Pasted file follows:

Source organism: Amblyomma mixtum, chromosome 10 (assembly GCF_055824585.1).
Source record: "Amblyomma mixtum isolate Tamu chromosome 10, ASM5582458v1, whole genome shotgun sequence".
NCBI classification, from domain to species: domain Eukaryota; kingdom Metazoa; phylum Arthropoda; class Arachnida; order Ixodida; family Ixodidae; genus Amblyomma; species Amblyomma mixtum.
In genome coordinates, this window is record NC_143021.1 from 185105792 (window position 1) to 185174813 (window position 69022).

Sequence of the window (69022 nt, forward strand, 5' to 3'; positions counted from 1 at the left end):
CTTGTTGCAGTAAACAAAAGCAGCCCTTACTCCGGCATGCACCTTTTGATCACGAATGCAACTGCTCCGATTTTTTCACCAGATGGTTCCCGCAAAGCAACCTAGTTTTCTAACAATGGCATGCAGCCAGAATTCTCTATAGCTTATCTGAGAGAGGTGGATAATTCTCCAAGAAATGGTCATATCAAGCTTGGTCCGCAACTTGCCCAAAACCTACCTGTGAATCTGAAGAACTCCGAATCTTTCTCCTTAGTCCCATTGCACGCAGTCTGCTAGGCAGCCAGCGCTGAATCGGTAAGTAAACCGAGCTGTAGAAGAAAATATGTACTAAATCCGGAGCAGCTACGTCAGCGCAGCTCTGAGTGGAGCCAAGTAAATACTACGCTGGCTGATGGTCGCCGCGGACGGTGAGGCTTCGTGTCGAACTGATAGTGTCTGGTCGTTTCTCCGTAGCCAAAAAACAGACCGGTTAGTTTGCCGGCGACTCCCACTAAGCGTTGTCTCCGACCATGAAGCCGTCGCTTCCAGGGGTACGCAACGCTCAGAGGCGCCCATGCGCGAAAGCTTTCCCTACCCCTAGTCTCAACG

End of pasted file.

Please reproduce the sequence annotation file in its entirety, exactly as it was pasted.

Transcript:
Source organism: Amblyomma mixtum, chromosome 10 (assembly GCF_055824585.1).
Source record: "Amblyomma mixtum isolate Tamu chromosome 10, ASM5582458v1, whole genome shotgun sequence".
NCBI classification, from domain to species: domain Eukaryota; kingdom Metazoa; phylum Arthropoda; class Arachnida; order Ixodida; family Ixodidae; genus Amblyomma; species Amblyomma mixtum.
In genome coordinates, this window is record NC_143021.1 from 185105792 (window position 1) to 185174813 (window position 69022).

Sequence of the window (69022 nt, forward strand, 5' to 3'; positions counted from 1 at the left end):
CTTGTTGCAGTAAACAAAAGCAGCCCTTACTCCGGCATGCACCTTTTGATCACGAATGCAACTGCTCCGATTTTTTCACCAGATGGTTCCCGCAAAGCAACCTAGTTTTCTAACAATGGCATGCAGCCAGAATTCTCTATAGCTTATCTGAGAGAGGTGGATAATTCTCCAAGAAATGGTCATATCAAGCTTGGTCCGCAACTTGCCCAAAACCTACCTGTGAATCTGAAGAACTCCGAATCTTTCTCCTTAGTCCCATTGCACGCAGTCTGCTAGGCAGCCAGCGCTGAATCGGTAAGTAAACCGAGCTGTAGAAGAAAATATGTACTAAATCCGGAGCAGCTACGTCAGCGCAGCTCTGAGTGGAGCCAAGTAAATACTACGCTGGCTGATGGTCGCCGCGGACGGTGAGGCTTCGTGTCGAACTGATAGTGTCTGGTCGTTTCTCCGTAGCCAAAAAACAGACCGGTTAGTTTGCCGGCGACTCCCACTAAGCGTTGTCTCCGACCATGAAGCCGTCGCTTCCAGGGGTACGCAACGCTCAGAGGCGCCCATGCGCGAAAGCTTTCCCTACCCCTAGTCTCAACG